• For online courses, video segments within learning sequences are typically brief, 3-5 minutes, not full lectures..
    • What is best represented in video? What other type of content could be included in the video?
  • Building weekly content and course components.  Following the draft syllabus, the production team will build the course components on edX using content provided by the faculty and TAs.
  • Building assignments and assessments. Faculty and their TAs will work with the production team to determine the type of assessment feature to use on edX, and to then develop the content of the assignment for the edX platform. Each assignment or assessment feature has specific requirements, and the team can guide faculty in the selection of the tools.
    • What assignments/assessment will be included in certificate completion?
    • When will the assignment be open to students during the course?
  • As the edX course is being built, faculty will be asked to periodically review the course components for accuracy, completeness and to assure that the MOOC meets course goals and overall quality considerations. Content needs to be complete before the MOOC launches.
  • Once the MOOC launches, a daily presence by staff is needed to respond to student questions and problems in the discussion boards and in-course wikis.

Alternatives to copyrighted course materials

The required readings for MOOC platforms, including edX, must be open access and free, which frequently means that traditional textbooks, books, and journal articles are not available to be used. In general, however, MOOCs rely less on outside reading than a traditional course.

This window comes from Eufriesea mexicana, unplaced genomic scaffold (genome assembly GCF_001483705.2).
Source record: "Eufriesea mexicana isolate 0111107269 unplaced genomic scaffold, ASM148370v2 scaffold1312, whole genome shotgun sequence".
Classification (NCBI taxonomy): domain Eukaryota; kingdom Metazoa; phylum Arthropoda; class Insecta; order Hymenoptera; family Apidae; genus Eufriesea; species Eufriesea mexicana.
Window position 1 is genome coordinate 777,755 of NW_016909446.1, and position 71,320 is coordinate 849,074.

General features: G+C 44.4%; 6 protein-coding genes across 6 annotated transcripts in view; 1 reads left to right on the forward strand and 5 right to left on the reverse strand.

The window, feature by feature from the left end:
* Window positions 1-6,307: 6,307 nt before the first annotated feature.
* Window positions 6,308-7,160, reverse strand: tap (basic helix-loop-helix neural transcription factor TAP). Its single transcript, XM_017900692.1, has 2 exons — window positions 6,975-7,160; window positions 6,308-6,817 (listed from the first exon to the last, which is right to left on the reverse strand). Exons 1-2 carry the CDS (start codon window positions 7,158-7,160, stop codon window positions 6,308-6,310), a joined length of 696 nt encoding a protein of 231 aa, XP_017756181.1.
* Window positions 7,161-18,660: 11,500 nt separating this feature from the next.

How can instructors find alternative resources to the copyrighted materials used in traditional courses?

  • Work with the University Library to find out whether publishers will grant permissions for desired content.
  • The support team in the Library will help you locate alternative readings when necessary.
  • Design the course to work without substantial outside reading, if necessary


Course Assessments

Methods of assessment you have used in the past will likely need to be reshaped to work for the extremely large numbers of students in a typical MOOC (30,000-50,000, on average). Assessing in MOOCs is challenging, but instructors and course designers have come up with many creative and effective ways to address this challenge.


What creative ways can be included to enable students to demonstrate their learning?



Considerations for designing assessment processes include:

  • Manual grading of or response to quizzes, exams, or papers is not possible.
  • Thoughtfully designed machine-graded quizzes and exams can effectively assess student learning.
  • Self-graded and peer-graded writing assignments can offer opportunities for both substantive and reflective assessment.
  • To support peer-grading, you can set clear expectations for assignments and provide grading guidelines and rubrics.